Supreme Court Decides If Politicos Can Block Critics Via Social Media

Local elected officials have confronted this debate over the years . . . Surprisingly, the only institution to block TKC has been The Kansas City Star . . . Meanwhile, because we're always open to read whatever ANYBODY has to write to us . . . We've only blocked a handful of trolls and (thankfully) haven't ever been blocked by any elected officials.

Still . . . The issue of "the right to block" remains an open question for elected officials. 

Our BEST & BRIGHTEST readers recently sent us an update on the topic and legal the ongoing legal debate . . .

The issue of what constitutes a First Amendment violation when it comes to blocking others on Twitter and other platforms did not go away, and as the New York Times reports, the court has decided to take up two cases involving low-profile public officials . . . The question before the court, as the Times explains, is whether the elected or public officials were engaging in "state action" on social media, or acting as private citizens.

If they decide it was the former, that would be protected by the First Amendment, and blocking critics on social media could be seen as unconstitutional.

Read more via link . . .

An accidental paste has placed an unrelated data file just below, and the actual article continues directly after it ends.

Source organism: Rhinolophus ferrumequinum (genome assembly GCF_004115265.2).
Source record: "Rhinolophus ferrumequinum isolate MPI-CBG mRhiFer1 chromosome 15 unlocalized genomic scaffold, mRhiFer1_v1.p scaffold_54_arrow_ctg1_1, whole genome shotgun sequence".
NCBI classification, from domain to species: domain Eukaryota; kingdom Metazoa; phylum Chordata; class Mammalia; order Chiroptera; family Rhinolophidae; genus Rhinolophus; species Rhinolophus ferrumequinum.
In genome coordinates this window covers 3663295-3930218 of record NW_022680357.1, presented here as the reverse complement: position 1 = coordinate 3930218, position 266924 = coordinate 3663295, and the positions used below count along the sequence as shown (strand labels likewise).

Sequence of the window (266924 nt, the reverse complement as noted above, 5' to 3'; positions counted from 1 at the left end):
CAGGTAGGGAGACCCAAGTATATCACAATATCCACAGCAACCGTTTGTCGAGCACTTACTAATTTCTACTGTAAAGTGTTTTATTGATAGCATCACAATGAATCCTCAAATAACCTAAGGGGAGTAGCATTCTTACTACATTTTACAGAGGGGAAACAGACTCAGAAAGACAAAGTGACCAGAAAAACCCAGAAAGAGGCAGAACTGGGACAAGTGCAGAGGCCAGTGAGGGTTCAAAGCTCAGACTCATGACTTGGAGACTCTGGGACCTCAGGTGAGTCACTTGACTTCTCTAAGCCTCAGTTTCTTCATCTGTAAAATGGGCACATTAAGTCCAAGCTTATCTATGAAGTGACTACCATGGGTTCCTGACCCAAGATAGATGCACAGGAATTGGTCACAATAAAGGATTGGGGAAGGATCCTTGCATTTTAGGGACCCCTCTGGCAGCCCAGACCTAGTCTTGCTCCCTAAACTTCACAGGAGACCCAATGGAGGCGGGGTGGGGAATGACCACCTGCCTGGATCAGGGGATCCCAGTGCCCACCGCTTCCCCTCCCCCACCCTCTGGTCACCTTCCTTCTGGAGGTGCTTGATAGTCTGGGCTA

Supreme Court Will Decide Whether Elected Officials Can Block People On Twitter

Our current, staunchly conservative and largely older Supreme Court is going to show the world how much they understand about social media next term, taking up a case about who can block whom on social media.

Supreme Court takes social media cases with echoes of Trump

WASHINGTON -- The Supreme Court said Monday it will decide whether public officials can block critics from commenting on their social media accounts, an issue that previously came up in a case involving former President Donald Trump. Two years ago the Supreme Court dismissed a case over Trump's efforts to block critics from his personal Twitter account.

Supreme Court to Decide Whether Officials Can Block Critics on Social Media

The justices agreed to hear a pair of cases on what the First Amendment has to say about social media accounts maintained by elected officials. Send any friend a story As a subscriber, you have 10 gift articles to give each month. Anyone can read what you share.

Supreme Court to decide if First Amendment stops government officials from blocking social media critics | CNN Politics

The Supreme Court said Monday that it will consider whether the First Amendment protects social media users from being blocked from commenting on the personal pages that government officials use to communicate actions related to their duties.

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